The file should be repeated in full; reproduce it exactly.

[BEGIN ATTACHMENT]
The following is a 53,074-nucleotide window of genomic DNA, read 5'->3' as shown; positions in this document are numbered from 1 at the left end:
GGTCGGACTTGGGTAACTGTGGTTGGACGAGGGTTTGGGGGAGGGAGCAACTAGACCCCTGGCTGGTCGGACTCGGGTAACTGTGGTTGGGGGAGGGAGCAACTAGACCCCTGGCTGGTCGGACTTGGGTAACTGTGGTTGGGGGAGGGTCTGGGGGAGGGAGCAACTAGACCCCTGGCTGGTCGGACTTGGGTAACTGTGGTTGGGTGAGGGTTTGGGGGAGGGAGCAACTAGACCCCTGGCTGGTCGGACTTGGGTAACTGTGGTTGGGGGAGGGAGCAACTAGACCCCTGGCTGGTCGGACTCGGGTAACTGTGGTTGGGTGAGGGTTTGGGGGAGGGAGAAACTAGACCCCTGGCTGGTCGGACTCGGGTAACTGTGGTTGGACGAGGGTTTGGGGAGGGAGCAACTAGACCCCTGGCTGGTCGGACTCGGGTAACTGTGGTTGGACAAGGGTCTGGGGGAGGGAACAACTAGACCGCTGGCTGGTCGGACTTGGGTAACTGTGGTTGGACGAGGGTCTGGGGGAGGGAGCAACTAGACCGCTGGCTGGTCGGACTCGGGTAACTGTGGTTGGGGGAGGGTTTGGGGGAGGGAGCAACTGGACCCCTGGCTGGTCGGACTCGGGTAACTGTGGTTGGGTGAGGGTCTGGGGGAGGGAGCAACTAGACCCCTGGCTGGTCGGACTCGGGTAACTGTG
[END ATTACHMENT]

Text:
The following is a 53,074-nucleotide window of genomic DNA, read 5'->3' as shown; positions in this document are numbered from 1 at the left end:
GGTCGGACTTGGGTAACTGTGGTTGGACGAGGGTTTGGGGGAGGGAGCAACTAGACCCCTGGCTGGTCGGACTCGGGTAACTGTGGTTGGGGGAGGGAGCAACTAGACCCCTGGCTGGTCGGACTTGGGTAACTGTGGTTGGGGGAGGGTCTGGGGGAGGGAGCAACTAGACCCCTGGCTGGTCGGACTTGGGTAACTGTGGTTGGGTGAGGGTTTGGGGGAGGGAGCAACTAGACCCCTGGCTGGTCGGACTTGGGTAACTGTGGTTGGGGGAGGGAGCAACTAGACCCCTGGCTGGTCGGACTCGGGTAACTGTGGTTGGGTGAGGGTTTGGGGGAGGGAGAAACTAGACCCCTGGCTGGTCGGACTCGGGTAACTGTGGTTGGACGAGGGTTTGGGGAGGGAGCAACTAGACCCCTGGCTGGTCGGACTCGGGTAACTGTGGTTGGACAAGGGTCTGGGGGAGGGAACAACTAGACCGCTGGCTGGTCGGACTTGGGTAACTGTGGTTGGACGAGGGTCTGGGGGAGGGAGCAACTAGACCGCTGGCTGGTCGGACTCGGGTAACTGTGGTTGGGGGAGGGTTTGGGGGAGGGAGCAACTGGACCCCTGGCTGGTCGGACTCGGGTAACTGTGGTTGGGTGAGGGTCTGGGGGAGGGAGCAACTAGACCCCTGGCTGGTCGGACTCGGGTAACTGTG